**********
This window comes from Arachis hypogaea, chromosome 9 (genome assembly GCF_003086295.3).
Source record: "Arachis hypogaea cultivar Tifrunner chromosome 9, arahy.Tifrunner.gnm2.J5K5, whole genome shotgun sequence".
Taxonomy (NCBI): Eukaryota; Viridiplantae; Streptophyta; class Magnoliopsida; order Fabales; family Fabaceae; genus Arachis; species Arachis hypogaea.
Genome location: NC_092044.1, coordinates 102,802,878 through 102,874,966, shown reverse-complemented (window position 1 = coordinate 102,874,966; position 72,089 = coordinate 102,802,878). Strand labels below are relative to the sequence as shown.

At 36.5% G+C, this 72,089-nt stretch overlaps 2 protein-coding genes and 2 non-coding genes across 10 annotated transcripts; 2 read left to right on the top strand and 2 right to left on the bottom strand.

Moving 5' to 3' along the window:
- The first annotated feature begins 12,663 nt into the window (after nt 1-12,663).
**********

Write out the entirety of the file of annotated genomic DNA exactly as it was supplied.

This window comes from Arachis hypogaea, chromosome 9 (genome assembly GCF_003086295.3).
Source record: "Arachis hypogaea cultivar Tifrunner chromosome 9, arahy.Tifrunner.gnm2.J5K5, whole genome shotgun sequence".
Taxonomy (NCBI): Eukaryota; Viridiplantae; Streptophyta; class Magnoliopsida; order Fabales; family Fabaceae; genus Arachis; species Arachis hypogaea.
Genome location: NC_092044.1, coordinates 102,802,878 through 102,874,966, shown reverse-complemented (window position 1 = coordinate 102,874,966; position 72,089 = coordinate 102,802,878). Strand labels below are relative to the sequence as shown.

At 36.5% G+C, this 72,089-nt stretch overlaps 2 protein-coding genes and 2 non-coding genes across 10 annotated transcripts; 2 read left to right on the top strand and 2 right to left on the bottom strand.

Moving 5' to 3' along the window:
- The first annotated feature begins 12,663 nt into the window (after nt 1-12,663).